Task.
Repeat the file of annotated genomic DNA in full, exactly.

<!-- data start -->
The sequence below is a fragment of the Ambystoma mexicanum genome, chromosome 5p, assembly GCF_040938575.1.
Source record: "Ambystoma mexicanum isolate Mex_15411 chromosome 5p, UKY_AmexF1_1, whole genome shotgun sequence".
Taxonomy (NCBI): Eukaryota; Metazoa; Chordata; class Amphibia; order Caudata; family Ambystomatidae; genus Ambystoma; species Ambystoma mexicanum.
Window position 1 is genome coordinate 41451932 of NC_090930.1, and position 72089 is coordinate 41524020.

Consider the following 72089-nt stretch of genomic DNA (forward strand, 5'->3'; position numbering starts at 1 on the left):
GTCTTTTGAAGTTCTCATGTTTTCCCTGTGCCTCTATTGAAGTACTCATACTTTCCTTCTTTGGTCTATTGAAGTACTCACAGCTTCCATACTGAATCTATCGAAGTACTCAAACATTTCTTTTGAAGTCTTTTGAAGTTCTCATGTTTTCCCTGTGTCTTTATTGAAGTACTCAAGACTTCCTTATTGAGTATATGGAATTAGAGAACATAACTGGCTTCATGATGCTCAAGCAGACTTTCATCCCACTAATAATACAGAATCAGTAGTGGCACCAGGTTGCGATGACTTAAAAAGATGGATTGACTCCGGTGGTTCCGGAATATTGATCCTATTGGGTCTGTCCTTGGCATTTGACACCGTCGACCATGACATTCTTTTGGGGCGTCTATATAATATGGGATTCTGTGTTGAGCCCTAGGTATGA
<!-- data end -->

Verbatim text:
The sequence below is a fragment of the Ambystoma mexicanum genome, chromosome 5p, assembly GCF_040938575.1.
Source record: "Ambystoma mexicanum isolate Mex_15411 chromosome 5p, UKY_AmexF1_1, whole genome shotgun sequence".
Taxonomy (NCBI): Eukaryota; Metazoa; Chordata; class Amphibia; order Caudata; family Ambystomatidae; genus Ambystoma; species Ambystoma mexicanum.
Window position 1 is genome coordinate 41451932 of NC_090930.1, and position 72089 is coordinate 41524020.

Consider the following 72089-nt stretch of genomic DNA (forward strand, 5'->3'; position numbering starts at 1 on the left):
GTCTTTTGAAGTTCTCATGTTTTCCCTGTGCCTCTATTGAAGTACTCATACTTTCCTTCTTTGGTCTATTGAAGTACTCACAGCTTCCATACTGAATCTATCGAAGTACTCAAACATTTCTTTTGAAGTCTTTTGAAGTTCTCATGTTTTCCCTGTGTCTTTATTGAAGTACTCAAGACTTCCTTATTGAGTATATGGAATTAGAGAACATAACTGGCTTCATGATGCTCAAGCAGACTTTCATCCCACTAATAATACAGAATCAGTAGTGGCACCAGGTTGCGATGACTTAAAAAGATGGATTGACTCCGGTGGTTCCGGAATATTGATCCTATTGGGTCTGTCCTTGGCATTTGACACCGTCGACCATGACATTCTTTTGGGGCGTCTATATAATATGGGATTCTGTGTTGAGCCCTAGGTATGA